Let's say, just hypothetically of course, Vail Mayor Andy Daly proposed that no commercial establishment within town borders could serve beer in anything smaller than a pint.
No girlie-man 12-ounce sippy cups allowed, and certainly no "tasters" for the can't-make-up-their-damn-mind crowd.
Merchants would most likely be privately thrilled with the concept of "more drink = higher price = quicker buzz = even more drinks," but would also, under the guise of responsibility, be publicly appalled at the prospect of government telling its customers how much beer they can and cannot drink.
Most others Happy Valleyites would be disgusted by the government's attempt to modify our behavior.
"Who, or what, gives them the right?" we would shout. "We're Americans, dammit, what happened to personal responsibility, stop taking away our liberties!"
Again though, privately, a few would be quietly pleased with the idea. We loves our drunk tourists, right?
Now twist it and have Mayor Daly say no more than three small beers for any customer per visit because too many tourists are getting hammered and doing stupid things during their vacations, and we all end up having to pay for their stupidity through higher insurance premiums and overtime for cleanup crews.
The exact same people would be pretty much repulsed by the concept, but those in quiet agreement would trade places with the self-righteous.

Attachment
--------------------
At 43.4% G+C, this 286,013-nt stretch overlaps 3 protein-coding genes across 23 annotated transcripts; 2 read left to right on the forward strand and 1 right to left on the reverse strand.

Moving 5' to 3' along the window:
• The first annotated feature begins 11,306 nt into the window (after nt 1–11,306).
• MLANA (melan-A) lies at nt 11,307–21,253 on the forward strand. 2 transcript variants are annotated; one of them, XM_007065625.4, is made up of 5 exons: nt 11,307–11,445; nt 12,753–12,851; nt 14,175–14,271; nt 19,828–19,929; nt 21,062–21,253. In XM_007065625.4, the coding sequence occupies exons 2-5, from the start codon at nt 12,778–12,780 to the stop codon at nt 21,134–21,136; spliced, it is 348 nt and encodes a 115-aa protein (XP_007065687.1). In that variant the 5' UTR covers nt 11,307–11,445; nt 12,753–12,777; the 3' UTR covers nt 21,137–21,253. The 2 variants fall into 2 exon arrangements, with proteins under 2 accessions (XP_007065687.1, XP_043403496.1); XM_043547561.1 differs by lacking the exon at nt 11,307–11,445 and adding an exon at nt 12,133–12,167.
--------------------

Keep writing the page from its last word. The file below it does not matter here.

We loves imposing our piousness on others, right?
Either way, 99 percent of us would pooh-pooh both such intrusively silly proposals, and that is exactly what has happened to New York Mayor Bloomberg last week when he proposed a ban on sugary sodas larger than 16 ounces to help combat our ever-expanding obesity problem.
His argument is simple: The bigger the waistline the larger the dollar sign for the cost to society. This follows Bloomberg's already approved ban on smoking in bars, restaurants and public places, artificial trans fats in restaurant food, requiring calorie counts be posted at fast-food outlets, and he hopes to continue with a campaign to cut salt in restaurant meals and packaged foods.
I suppose next we'll see him wearing a tofu cape and shining a spotlight into the night sky with his silhouette holding a carrot.
But as absurd as this might appear on the surface, I cannot imagine sitting in a car without a seatbelt. I cannot imagine enjoying a lovely dinner at Russell's on Bridge Street while having to endure some obese putz next to me chain smoking Camels and bragging loudly about his ability to drive home after downing a few shots and texting his friends at the same time.
Yet all of those actions are legislated in one form or another, and together have saved tens of thousands of lives.
Yes, I do understand how ridiculous it is to attempt to legislate behavioral changes, as it makes about as much sense as the town of Vail subsidizing gym memberships to help keep us all fit and trim so we offer a more pleasing image to tourists.
But even though Bloomberg's proposal has as much chance of passing as Tebow does passing the Jets straight to the Super Bowl, at least his little charade has probably planted a seed or two in people's minds next time they buy a sugar-bomb soda for themselves, or even better, their kids.
And that thought alone, from a physiological point of view, has tremendous value.
Richard Carnes of Edwards writes weekly. He can be reached at email@example.com.